# Scan Reading frame [3] Python

I'm trying to write a script that can use a reading frame of 3 to detect a certain pattern and then from that sequence, go in multiples of 3 to find another pattern

``````sequence = 'TCATGAGGCTTTGGTAAATAT'
``````

i need it to:

...scan with a reading frame of 3 until it finds a desired pattern (i.e. 'ATG')

...mark the location of where the first pattern ('ATG') started in the original sequence and the position of where the second pattern started ('TAA'). In this case, it would be position 3 for 'ATG' and 15 for 'TAA' .

...create a list with each triplet that follows the first pattern until it reaches the second pattern 'TAA' (i.e. 'ATG','AGG','CTT',TGG','TAA')

How do I construct a reading frame to read it in sets of 3 ? I know that once i find a way to get the reading i can create an if statement saying

``````reading_frame=[]

for frame in sequence:
if k == 'ATG':
``````

first i need the reading frame

-

``````sequence = 'TCATGAGGCTTTGGTAAATAT'

frame1 = sequence.find('ATG')

my_list = []

for codon in range(len(sequence)):
next_codon = sequence[frame1:frame1+3]
my_list.append(next_codon)
frame1 +=3
if next_codon == 'TAA':
break

print my_list
``````

['ATG', 'AGG', 'CTT', 'TGG', 'TAA']

-
why is that when i set if next_codon == 'TAA' or 'TAG' or 'TGT': break it doesn't work :( it only takes the 'ATG' –  draconisthe0ry Sep 21 '12 at 17:43
Sorry I am not sure why exactly. However, you can add more of that if statement with different next_codons. –  chimpsarehungry Sep 21 '12 at 23:24

You could start by decomposing your `sequence` into a series of 3-element frames

``````sequence = 'TCATGAGGCTTTGGTAAATAT'
frames = [sequence[i:i+3] for i in range(0,len(sequence),3)]
print "Frames:",frames
frames_before_ATG,frames_after_ATG = frames[:frames.index("ATG")],frames[frames.index("ATG")+1:]
``````

Then iterate on the `frames` list until you find the first pattern.

-
it needs to start when it encounters 'ATG' –  draconisthe0ry Sep 20 '12 at 22:42
While this approach certainly might appear to be more work, it's actually probably the best (not to mention fastest), unless you're giving your script gigabytes of data that could exceed your memory. This approach will be fast, and will ensure that your start/stop codons are in the same frame. It will also simplify looking for nested reading frames, where one will start before the previous had finished (this is common in viruses and bacteria fyi). –  DaveTheScientist Sep 20 '12 at 22:59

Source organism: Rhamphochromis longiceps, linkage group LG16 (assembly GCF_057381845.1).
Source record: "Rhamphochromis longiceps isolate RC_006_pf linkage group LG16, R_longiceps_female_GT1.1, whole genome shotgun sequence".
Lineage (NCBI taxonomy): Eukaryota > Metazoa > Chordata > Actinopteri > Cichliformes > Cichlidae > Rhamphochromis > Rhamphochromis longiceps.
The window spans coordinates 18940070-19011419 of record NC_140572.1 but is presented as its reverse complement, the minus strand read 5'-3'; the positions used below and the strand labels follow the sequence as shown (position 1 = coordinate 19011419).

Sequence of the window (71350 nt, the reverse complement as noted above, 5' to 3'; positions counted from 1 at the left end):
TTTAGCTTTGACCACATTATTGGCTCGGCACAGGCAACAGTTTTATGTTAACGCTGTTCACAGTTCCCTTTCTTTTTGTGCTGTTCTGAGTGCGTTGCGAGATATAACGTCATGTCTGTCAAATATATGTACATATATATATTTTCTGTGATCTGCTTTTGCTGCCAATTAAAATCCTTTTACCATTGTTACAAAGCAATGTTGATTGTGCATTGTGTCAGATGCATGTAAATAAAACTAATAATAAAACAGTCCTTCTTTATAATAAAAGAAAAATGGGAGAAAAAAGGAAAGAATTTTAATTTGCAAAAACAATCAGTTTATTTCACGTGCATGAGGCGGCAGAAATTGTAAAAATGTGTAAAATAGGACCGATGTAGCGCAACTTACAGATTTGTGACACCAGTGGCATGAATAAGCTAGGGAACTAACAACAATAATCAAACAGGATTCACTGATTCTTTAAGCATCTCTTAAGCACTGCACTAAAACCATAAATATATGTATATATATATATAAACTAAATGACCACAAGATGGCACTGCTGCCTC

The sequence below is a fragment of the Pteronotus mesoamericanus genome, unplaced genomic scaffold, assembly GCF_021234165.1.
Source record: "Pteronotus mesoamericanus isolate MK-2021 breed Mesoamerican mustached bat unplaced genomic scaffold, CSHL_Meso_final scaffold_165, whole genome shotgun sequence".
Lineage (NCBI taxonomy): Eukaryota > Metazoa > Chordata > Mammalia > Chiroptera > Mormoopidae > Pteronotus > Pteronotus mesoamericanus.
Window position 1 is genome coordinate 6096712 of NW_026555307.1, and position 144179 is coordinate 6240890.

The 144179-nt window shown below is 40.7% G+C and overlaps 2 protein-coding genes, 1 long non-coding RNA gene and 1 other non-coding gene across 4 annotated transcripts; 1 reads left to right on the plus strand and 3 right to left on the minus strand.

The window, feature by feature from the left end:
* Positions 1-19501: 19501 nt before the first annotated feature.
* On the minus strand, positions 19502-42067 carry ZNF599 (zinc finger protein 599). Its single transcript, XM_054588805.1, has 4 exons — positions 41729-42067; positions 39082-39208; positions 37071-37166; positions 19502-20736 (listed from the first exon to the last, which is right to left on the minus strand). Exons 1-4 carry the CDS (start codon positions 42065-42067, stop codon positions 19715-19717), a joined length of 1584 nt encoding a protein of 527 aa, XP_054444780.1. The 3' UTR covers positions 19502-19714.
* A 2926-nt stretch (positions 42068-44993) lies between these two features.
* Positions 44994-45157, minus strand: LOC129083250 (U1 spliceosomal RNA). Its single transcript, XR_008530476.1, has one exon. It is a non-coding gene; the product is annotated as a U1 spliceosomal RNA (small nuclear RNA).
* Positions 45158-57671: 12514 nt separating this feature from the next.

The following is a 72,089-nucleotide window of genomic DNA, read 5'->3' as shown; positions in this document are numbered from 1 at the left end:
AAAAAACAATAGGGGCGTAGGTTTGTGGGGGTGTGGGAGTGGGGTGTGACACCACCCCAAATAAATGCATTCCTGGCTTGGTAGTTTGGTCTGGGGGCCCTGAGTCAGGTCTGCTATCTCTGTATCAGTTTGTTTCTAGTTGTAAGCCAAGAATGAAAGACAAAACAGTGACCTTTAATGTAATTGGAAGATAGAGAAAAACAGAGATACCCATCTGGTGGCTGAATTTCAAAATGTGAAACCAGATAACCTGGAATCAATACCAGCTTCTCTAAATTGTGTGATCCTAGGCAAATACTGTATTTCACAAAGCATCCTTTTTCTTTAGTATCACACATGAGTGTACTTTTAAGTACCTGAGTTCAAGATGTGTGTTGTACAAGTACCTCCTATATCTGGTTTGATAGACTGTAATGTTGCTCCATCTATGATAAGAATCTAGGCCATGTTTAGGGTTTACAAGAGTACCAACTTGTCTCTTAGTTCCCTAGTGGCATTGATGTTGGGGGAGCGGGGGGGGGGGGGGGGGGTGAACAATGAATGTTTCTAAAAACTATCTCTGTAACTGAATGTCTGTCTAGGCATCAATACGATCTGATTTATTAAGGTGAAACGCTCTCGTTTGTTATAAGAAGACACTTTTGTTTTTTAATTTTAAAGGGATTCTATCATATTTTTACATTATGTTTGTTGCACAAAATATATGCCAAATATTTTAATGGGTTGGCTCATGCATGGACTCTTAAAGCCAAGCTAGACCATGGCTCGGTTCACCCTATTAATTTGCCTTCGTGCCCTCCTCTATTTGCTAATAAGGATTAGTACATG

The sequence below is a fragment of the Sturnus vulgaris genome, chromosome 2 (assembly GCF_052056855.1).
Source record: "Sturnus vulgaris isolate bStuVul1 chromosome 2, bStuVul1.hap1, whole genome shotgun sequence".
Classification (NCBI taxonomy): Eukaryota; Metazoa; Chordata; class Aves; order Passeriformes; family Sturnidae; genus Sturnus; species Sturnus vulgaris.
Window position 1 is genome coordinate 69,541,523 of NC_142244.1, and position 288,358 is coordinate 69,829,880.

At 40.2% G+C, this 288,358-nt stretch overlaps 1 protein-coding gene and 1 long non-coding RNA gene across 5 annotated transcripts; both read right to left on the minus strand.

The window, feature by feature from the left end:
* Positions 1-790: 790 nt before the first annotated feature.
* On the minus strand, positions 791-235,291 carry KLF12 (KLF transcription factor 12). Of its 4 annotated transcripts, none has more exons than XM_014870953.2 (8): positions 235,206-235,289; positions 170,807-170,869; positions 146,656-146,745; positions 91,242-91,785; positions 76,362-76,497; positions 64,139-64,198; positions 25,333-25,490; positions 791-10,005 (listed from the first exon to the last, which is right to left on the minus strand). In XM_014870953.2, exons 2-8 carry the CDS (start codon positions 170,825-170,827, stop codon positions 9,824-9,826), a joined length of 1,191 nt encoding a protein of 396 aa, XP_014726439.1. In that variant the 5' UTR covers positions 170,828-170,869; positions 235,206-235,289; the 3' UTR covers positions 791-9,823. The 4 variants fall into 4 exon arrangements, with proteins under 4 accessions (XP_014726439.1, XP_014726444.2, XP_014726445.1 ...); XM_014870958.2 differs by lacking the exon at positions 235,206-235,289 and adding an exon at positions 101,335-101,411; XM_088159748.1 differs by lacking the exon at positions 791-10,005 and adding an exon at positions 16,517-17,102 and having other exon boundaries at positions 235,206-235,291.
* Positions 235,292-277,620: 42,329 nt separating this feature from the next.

To find the first position of `ATG` in `sequence`, the easier is by far:

``````>>> sequence.find('ATG')
``````

In your example, that gives `2`, the index of the pattern position. Then, just look for the second pattern after that position:

``````>>> idx_1 = sequence.find('ATG')
>>> idx_2 = sequence[idx_1:].find('TTA')
``````

(the `sequence[idx_1:]` returns the elements of `sequence` after position `idx_1`).

Keep in mind that `idx_2` is offset by `idx_1` (that is, the actual position of pattern 2 in the original list is `idx_2+idx_1`. Note that if a pattern cannot be found, the `.find` method will return -1. You may want to add some test to deal with that case.

Once you found the two patterns, you can construct the list of intermediaries as:

``````>>> subsequence = sequence[idx_1:idx_2+idx_1]
>>> [subsequence[i:i+3] for i in range(0, len(subsequence), 3)]
``````

You could easily iterate over a list of patterns following that example.

You may want to check whether `idx_1%3 == 0`, that is if `idx_1` is a multiple of three (assuming that the first frame starts at 0). If not, at least you know that the beginning of your sequence is to be discarded.

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I think this wont necessarilly work ... since DNA is read in frames of 3 and ATG could span 2 frames ... –  Joran Beasley Sep 20 '12 at 22:18
@JoranBeasley: quite true. Another test could be added to check whether `idx_1` is a multiple of three (assuming that the first frame starts at 0, of course). –  Pierre GM Sep 20 '12 at 22:22
but if its not it still doesnt rule out a later match ... i think this rapidly gets too complicated to ensure that i%3 == 0 ... –  Joran Beasley Sep 20 '12 at 22:24
idx_2 gives me -1 . is there anyway it can give me the + value so i don't have to len(sequence) and find it that way –  draconisthe0ry Sep 20 '12 at 22:46
@draconisthe0ry: I edited my answer: -1 means that the pattern you're looking for cannot be found in the remaining of the sequence. –  Pierre GM Sep 20 '12 at 22:56